Stratigraphic architecture of a paleoproterozoic iron formation depositional system : the Gunflint, Mesabi and Cuyuna iron ranges
Pufahl, Peir Kenneth
Master of Science
SubjectGeology, Stratigraphic Proterozoic
Iron ores Geology Minnesota
Iron ores Geology Lake Superior Region
MetadataShow full item record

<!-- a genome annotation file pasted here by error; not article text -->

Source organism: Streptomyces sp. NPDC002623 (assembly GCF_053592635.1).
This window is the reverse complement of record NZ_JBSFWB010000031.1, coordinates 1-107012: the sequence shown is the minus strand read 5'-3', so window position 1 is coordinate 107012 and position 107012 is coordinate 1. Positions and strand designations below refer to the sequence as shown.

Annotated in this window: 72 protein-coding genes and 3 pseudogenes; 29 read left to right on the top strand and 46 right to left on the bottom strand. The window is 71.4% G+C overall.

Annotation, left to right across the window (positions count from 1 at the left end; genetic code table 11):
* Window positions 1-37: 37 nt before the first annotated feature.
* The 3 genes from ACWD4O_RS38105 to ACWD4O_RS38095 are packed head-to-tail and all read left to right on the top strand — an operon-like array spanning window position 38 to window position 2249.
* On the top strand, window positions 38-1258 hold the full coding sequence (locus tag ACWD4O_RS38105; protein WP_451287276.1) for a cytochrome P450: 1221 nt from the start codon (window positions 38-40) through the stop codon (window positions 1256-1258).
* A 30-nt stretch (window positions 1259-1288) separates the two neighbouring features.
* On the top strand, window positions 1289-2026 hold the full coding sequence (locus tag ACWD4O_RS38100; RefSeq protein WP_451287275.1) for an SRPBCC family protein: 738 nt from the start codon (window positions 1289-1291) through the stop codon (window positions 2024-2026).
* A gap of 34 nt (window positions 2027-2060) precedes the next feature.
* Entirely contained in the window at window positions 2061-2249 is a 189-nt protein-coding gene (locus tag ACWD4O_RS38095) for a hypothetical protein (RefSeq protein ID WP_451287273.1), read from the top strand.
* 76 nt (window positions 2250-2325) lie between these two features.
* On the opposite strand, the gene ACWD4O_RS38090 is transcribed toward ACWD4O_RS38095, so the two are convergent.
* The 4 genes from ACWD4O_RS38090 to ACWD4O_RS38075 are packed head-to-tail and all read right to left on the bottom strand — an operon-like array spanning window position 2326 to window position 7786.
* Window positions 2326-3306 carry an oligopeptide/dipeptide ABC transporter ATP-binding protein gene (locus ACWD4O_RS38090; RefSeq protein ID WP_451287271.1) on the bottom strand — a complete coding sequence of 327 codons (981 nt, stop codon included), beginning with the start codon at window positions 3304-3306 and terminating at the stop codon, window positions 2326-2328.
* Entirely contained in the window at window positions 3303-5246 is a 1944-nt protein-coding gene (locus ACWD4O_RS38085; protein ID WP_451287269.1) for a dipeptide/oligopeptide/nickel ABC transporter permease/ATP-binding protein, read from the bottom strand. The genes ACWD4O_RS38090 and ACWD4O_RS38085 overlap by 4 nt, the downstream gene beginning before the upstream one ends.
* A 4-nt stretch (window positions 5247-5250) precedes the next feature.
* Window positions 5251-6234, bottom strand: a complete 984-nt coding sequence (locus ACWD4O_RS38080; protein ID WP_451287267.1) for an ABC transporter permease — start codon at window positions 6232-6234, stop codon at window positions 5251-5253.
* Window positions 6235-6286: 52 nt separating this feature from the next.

Understanding iron formation depositional processes has been hindered by the lack of precise modern analogues. However, by combining a regional basin analysis of sedimentary and volcanic rocks surrounding an iron formation with detailed examination of sedimentary structures and lithic associations within an iron formation, the depositional setting and physical processes of sedimentation can be inferred (Fralick and Barrett, 1995). This technique departs significantly from previous methods used for interpreting iron formation sedimentoiogical environments. Instead of focusing on their mineralogy, the description of iron-bearing formations and members, and the erection of stratotypes the basis of this method is the application of Walther's Law and the facies model concept to large scale depositional tracts, up to and including the entire basin (Miall, 1984). Three Paleoprotoerozoic iron formations from the Lake Superior region were investigated using this approach. The Gunflint, Biwabik, and Trommald iron formations are correlative ferruginous units from the Animikie and North Range Groups along the north shore of Lake Superior in Ontario and Minnesota. Two clastic, two volcaniclastic, nine chemical sedimentary, and two cryptalgal facies are present: clast and matrix supported pebble conglomerate, massive quartz sandstone, slate, lapilli tuff, massive and/or cross stratified chert-carbonate grainstone, massive and/or cross stratified hematite-rich grainstone, massive chert-carbonate grainstone with rip up clasts, flaser bedded chert-carbonate grainstone, wavy bedded chert-carbonate grainstone, hummocky cross-stratified chert grainstone, parallel and wavy laminated chemical slate interbedded with chert grainstone, parallel and wavy laminated chemical slate, stromatolites, and oncolites. Chemical sedimentary facies may be grouped into associations comprising seven informal stratigraphic members. Lateral and vertical facies transitions within these members are similar to many Phanerozoic marine shelf systems. Like sediments accumulating along the margins of modern oceans, the chemical sedimentary rocks in Ontario and Minnesota also form a sedimentary wedge which fines and thickens from coarse wave reworked, nearshore deposits of the foreshore and shoreface to parallel laminated mudstones of the outer shelf and slope break. One important difference is the absence of a mud dominated inner shelf. This may be the result of the development of "grainstone factories" below fairweather wave base. Grainstone factories are thought to have formed in proximal offshore areas where iron oxide and silica gel actively precipitated, and where currents could rework these chemical precipitates into rip-up grains. They are broadly similar to modern "subtidal carbonate factories". Stratigraphic data also indicates that iron-bearing members are diachronous and that their deposition was governed by five changes in relative sea level and three pulses of volcanism. The final volcanic episode marks the cessation o f iron formation accumulation as the depositional system was rapidly overwhelmed with volcaniclastics.